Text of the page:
A new $US100 billion Green Climate Fund is being created to help developing nations obtain clean energy technology for emissions reduction and for adaptation.

The fund will be steered by a board of 24 members chosen evenly from developed and developing nations. In the first three years, the fund will be overseen by the World Bank, an interim trustee. The fund will be used to disburse large sums in annual aid for ‘climate defence’ in developing nations. As per the Copenhagen Accord, developed countries had committed that the fund would reach $100 billion by 2020.

Issues and concerns on the fund’s operation and the mobilisation remain but are expected to be ironed out at COP17.


Draft forest treaty
The draft forest treaty, which is known as ‘REDD+’ (Reducing Emissions from Deforestation and Degradation (plus other things such as replanting)), foresees the eventual ‘monetisation’ of the rainforests of countries such as Brazil, Congo, Indonesia and Papua New Guinea. These nations are expected to receive funding for preserving forests, eventually in the form of tradable carbon ‘credits’.


CCS is now included in CDM
Cancun draft accepted Carbon Capture and Storage (CCS) as an offsetting mechanism under the Kyoto Protocol Clean Development Mechanism. This will potentially increase the support for CCS.


Was Cancun different?
There were a number of factors that drove the outcome to be finally produced which were distinctly different from those at Copenhagen.

China and the US have honored a ‘non-aggression pact’. Prior to the conference, they seemed to intend to ensure that the other was blamed for failure of conference. However conference, both seemed to tow their own line of remaining out of a binding committment, which eventually led to mutual support rather than aggression.

The importance of UN process staying alive was well understood and appreciated by all parties. Failure after Copenhagen could have been near-fatal to the process. The conference was able to move beyond ‘binding-or-nothing’ attitudes towards the package of incremental steps ultimately agreed.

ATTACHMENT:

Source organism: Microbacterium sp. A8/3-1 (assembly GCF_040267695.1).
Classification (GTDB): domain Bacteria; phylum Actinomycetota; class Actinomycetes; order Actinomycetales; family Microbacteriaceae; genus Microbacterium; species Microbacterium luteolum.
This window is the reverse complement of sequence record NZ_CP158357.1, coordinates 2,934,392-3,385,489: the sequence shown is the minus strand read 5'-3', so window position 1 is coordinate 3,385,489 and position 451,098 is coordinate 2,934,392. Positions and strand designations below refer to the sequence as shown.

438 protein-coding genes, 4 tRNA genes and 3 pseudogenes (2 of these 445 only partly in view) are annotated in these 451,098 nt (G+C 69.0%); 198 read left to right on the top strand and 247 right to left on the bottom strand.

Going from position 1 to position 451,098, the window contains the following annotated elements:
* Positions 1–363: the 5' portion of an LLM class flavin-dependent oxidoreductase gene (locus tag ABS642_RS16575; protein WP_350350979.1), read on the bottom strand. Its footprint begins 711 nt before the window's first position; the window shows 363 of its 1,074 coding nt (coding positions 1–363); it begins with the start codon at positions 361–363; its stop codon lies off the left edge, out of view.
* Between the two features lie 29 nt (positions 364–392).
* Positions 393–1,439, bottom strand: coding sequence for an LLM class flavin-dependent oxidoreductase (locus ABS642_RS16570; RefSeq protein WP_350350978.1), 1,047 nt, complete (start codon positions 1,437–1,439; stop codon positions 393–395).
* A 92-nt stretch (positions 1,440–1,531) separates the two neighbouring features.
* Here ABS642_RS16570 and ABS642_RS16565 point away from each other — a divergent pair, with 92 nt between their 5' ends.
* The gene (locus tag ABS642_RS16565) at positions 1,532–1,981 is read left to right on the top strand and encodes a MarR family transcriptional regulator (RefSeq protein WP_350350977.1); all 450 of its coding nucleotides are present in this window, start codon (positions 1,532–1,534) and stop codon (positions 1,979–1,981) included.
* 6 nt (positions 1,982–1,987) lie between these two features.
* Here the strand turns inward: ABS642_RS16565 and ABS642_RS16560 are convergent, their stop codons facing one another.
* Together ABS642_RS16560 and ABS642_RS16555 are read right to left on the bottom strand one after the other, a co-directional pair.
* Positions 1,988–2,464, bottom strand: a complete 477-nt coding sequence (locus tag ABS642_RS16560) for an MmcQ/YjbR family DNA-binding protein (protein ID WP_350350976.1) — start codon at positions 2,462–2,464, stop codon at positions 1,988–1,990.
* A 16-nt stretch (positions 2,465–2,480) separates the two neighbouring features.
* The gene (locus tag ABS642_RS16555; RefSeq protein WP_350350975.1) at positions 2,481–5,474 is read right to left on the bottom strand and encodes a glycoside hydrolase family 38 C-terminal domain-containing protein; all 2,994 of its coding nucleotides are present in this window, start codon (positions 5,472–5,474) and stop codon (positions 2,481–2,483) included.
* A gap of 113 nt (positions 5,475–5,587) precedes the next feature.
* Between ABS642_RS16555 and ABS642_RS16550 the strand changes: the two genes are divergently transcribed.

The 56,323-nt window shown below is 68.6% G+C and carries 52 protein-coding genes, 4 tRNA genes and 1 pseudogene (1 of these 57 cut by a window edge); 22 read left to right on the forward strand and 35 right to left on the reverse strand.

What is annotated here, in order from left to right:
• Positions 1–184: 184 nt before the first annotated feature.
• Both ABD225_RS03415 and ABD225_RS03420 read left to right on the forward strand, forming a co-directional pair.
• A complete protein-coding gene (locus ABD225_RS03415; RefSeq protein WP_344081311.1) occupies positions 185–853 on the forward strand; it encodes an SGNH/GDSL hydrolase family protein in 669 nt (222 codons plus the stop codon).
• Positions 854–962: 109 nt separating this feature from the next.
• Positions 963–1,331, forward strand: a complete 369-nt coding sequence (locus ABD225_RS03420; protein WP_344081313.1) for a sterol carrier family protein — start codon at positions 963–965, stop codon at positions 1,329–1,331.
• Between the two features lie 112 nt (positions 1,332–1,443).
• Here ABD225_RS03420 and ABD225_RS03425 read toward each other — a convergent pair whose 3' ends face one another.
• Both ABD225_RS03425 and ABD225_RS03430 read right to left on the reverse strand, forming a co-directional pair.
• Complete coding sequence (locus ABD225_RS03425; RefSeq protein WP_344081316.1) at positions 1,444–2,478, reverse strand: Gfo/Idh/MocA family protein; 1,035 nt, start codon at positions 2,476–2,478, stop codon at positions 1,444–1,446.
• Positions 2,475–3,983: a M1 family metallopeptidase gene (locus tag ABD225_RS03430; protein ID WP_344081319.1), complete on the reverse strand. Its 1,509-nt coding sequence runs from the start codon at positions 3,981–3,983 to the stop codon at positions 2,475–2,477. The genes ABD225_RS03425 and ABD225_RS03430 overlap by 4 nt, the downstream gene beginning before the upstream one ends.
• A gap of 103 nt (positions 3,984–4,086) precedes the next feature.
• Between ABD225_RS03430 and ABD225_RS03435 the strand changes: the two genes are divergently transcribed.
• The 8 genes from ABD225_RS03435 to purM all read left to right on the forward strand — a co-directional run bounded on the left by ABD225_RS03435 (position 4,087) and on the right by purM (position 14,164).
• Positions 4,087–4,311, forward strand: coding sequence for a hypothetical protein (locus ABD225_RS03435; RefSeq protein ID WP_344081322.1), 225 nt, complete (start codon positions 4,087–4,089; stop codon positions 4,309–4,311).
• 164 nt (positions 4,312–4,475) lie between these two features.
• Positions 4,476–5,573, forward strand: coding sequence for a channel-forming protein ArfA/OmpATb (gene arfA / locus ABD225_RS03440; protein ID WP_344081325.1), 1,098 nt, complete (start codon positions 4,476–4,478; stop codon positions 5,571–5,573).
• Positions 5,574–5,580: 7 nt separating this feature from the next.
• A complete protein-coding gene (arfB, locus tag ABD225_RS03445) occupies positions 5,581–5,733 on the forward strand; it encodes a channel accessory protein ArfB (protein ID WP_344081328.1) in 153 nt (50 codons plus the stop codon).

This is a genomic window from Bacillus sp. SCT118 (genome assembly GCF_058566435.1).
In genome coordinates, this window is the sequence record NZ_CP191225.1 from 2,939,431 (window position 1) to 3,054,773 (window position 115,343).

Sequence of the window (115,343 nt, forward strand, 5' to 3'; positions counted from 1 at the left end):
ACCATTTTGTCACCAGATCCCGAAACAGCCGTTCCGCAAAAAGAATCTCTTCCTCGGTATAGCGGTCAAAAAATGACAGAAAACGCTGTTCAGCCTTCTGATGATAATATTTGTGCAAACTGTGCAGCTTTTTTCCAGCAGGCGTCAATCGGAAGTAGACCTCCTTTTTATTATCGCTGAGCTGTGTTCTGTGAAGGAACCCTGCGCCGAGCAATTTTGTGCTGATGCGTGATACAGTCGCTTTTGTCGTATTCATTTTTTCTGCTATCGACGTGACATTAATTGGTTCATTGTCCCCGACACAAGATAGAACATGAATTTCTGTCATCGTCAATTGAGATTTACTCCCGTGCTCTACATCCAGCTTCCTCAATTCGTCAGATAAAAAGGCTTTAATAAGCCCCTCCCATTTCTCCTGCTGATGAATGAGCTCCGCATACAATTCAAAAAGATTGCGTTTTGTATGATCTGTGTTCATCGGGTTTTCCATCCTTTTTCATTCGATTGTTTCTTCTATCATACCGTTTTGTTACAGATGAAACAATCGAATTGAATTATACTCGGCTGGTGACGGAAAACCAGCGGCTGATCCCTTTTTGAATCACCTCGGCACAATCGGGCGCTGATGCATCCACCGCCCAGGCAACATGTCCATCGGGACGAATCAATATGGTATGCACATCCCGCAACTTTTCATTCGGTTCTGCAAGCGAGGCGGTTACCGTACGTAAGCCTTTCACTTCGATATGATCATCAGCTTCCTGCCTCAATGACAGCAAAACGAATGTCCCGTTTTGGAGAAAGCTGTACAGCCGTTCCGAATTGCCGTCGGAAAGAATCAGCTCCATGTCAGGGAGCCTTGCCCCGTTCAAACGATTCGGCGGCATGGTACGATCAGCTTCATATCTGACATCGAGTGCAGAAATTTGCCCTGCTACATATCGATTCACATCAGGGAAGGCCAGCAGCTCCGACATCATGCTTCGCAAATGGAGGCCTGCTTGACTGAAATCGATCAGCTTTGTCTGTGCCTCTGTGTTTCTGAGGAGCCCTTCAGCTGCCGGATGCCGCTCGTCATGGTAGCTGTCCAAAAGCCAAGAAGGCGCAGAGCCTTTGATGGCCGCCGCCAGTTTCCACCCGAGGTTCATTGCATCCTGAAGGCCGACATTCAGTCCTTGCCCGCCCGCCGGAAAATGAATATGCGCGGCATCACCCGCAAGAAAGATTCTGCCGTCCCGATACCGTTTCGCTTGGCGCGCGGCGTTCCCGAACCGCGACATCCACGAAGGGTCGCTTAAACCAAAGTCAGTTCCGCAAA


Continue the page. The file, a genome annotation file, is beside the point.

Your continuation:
International implications
Stating that Cancun’s success was spectacular would be misleading, it was modest.  It is important that the essential elements of the Copenhagen Accord have been ‘recognised’, and some initial steps have been taken towards their implementation. How and if it gets converted binding emissions commitments after 2012 remains to be seen.

The next UN Climate Change Conference will be held at Durban in December 2011, when a successor to the Kyoto Protocol will be of overriding importance. Low level meetings will be held throughout the year in the lead up.

At a minimum the positive moves on REDD+ and CCS present opportunities for Australian businesses.

REDD+ has been promoted as potentially acceptable under a proposed California emissions trading scheme. Federal US carbon price legislation has stalled for the time being given the political lookout. The US EPA however has said it will take emissions enforcement action and the US SEC continues to watch climate change issues closely.